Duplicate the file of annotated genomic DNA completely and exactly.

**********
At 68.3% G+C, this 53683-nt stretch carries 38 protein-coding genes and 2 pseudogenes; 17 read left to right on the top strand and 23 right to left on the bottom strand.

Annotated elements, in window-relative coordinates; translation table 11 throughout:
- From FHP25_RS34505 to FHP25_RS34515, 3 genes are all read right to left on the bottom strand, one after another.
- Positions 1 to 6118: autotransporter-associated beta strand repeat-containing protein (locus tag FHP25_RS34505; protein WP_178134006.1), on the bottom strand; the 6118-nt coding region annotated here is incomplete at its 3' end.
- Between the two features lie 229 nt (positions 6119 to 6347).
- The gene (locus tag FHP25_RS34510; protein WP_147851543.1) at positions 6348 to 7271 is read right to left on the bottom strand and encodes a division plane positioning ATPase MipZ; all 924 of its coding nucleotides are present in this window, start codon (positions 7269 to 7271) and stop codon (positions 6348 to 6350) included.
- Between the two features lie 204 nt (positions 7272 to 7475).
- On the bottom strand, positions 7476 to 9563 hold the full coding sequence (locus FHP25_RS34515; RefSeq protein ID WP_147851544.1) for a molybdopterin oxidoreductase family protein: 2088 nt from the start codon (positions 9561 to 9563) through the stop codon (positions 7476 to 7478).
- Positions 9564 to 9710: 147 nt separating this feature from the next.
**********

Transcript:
At 68.3% G+C, this 53683-nt stretch carries 38 protein-coding genes and 2 pseudogenes; 17 read left to right on the top strand and 23 right to left on the bottom strand.

Annotated elements, in window-relative coordinates; translation table 11 throughout:
- From FHP25_RS34505 to FHP25_RS34515, 3 genes are all read right to left on the bottom strand, one after another.
- Positions 1 to 6118: autotransporter-associated beta strand repeat-containing protein (locus tag FHP25_RS34505; protein WP_178134006.1), on the bottom strand; the 6118-nt coding region annotated here is incomplete at its 3' end.
- Between the two features lie 229 nt (positions 6119 to 6347).
- The gene (locus tag FHP25_RS34510; protein WP_147851543.1) at positions 6348 to 7271 is read right to left on the bottom strand and encodes a division plane positioning ATPase MipZ; all 924 of its coding nucleotides are present in this window, start codon (positions 7269 to 7271) and stop codon (positions 6348 to 6350) included.
- Between the two features lie 204 nt (positions 7272 to 7475).
- On the bottom strand, positions 7476 to 9563 hold the full coding sequence (locus FHP25_RS34515; RefSeq protein ID WP_147851544.1) for a molybdopterin oxidoreductase family protein: 2088 nt from the start codon (positions 9561 to 9563) through the stop codon (positions 7476 to 7478).
- Positions 9564 to 9710: 147 nt separating this feature from the next.